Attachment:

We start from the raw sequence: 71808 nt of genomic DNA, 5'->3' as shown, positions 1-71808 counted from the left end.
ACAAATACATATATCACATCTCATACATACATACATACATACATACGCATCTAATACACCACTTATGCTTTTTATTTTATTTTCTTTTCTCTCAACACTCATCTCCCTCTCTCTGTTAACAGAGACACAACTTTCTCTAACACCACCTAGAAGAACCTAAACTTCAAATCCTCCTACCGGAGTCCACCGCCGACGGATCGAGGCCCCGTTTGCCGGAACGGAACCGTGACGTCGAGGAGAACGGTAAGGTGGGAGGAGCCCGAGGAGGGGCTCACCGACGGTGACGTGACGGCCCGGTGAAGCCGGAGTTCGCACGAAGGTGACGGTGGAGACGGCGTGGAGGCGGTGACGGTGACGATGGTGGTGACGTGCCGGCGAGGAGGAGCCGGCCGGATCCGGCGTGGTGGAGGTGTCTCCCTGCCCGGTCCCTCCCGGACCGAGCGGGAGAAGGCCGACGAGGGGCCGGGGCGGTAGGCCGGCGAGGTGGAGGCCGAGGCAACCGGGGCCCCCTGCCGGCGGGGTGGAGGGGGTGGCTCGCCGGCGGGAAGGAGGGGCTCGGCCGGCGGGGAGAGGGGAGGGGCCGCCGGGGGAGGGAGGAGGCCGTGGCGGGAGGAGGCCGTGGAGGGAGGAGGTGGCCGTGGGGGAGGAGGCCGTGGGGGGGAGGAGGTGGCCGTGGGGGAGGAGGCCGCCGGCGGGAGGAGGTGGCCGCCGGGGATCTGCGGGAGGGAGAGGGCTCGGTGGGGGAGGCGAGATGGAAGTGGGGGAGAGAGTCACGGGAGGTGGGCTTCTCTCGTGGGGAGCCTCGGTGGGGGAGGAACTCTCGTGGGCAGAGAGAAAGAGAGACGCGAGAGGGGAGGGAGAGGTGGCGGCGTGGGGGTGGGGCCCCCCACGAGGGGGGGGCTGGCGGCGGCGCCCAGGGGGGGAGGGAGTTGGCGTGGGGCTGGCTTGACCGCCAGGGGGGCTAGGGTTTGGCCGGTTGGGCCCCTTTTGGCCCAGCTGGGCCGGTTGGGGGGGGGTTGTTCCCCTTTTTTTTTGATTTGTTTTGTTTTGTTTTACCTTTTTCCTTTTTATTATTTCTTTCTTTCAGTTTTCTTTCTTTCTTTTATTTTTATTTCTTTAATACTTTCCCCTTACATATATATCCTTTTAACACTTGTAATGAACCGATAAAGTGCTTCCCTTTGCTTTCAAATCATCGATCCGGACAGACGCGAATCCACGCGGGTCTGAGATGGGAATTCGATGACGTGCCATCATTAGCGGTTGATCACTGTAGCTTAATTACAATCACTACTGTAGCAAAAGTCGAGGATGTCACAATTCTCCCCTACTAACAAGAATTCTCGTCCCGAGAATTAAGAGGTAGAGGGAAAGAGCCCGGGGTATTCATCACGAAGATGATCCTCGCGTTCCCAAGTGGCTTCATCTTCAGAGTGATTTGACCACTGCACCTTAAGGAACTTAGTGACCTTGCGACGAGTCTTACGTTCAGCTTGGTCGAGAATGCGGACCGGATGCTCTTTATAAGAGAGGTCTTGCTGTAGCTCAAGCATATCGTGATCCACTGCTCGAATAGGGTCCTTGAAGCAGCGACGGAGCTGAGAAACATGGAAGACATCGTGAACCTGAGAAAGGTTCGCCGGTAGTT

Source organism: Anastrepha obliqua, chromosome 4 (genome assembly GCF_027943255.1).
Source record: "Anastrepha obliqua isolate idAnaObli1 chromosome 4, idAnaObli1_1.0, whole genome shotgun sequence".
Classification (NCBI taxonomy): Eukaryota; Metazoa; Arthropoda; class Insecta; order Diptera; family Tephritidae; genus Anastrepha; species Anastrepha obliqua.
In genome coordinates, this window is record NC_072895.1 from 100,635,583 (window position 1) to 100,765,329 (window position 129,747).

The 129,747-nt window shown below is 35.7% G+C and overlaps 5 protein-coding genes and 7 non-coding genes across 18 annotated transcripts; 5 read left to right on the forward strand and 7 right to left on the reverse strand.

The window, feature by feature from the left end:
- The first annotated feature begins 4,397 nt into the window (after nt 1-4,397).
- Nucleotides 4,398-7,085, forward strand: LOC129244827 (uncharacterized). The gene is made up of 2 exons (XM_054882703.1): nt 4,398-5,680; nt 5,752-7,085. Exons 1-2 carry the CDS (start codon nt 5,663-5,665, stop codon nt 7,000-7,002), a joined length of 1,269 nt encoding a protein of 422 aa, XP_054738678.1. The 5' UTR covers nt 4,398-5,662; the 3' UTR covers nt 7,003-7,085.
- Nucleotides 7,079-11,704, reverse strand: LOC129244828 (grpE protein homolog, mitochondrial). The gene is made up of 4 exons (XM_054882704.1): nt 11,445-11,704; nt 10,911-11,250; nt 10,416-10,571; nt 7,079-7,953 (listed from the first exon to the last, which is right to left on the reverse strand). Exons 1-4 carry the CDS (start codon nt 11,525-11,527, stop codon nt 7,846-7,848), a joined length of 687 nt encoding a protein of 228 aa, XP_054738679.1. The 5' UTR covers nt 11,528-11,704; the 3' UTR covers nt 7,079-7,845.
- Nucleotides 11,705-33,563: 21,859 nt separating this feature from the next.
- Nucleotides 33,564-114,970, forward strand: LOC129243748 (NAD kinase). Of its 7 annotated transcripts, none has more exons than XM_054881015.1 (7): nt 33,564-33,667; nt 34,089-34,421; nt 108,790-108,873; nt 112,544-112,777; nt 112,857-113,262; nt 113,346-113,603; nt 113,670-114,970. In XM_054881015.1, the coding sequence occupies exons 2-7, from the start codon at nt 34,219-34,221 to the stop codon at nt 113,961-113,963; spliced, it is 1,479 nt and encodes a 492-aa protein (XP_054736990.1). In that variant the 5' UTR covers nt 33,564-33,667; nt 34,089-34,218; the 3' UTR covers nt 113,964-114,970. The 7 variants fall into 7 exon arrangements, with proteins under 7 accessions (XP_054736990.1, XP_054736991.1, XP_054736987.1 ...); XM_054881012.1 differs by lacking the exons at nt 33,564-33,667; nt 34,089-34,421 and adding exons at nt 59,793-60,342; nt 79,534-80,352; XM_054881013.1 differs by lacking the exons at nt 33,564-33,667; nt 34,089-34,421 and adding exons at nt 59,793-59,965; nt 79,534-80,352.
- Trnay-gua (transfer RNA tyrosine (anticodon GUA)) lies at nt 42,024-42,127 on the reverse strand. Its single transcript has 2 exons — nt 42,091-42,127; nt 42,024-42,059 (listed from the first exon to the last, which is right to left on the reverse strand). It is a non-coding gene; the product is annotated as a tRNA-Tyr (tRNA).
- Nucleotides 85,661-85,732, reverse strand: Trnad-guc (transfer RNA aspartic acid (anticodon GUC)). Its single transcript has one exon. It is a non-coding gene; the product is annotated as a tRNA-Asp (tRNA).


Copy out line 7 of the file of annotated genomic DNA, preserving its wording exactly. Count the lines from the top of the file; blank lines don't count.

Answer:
The 129,747-nt window shown below is 35.7% G+C and overlaps 5 protein-coding genes and 7 non-coding genes across 18 annotated transcripts; 5 read left to right on the forward strand and 7 right to left on the reverse strand.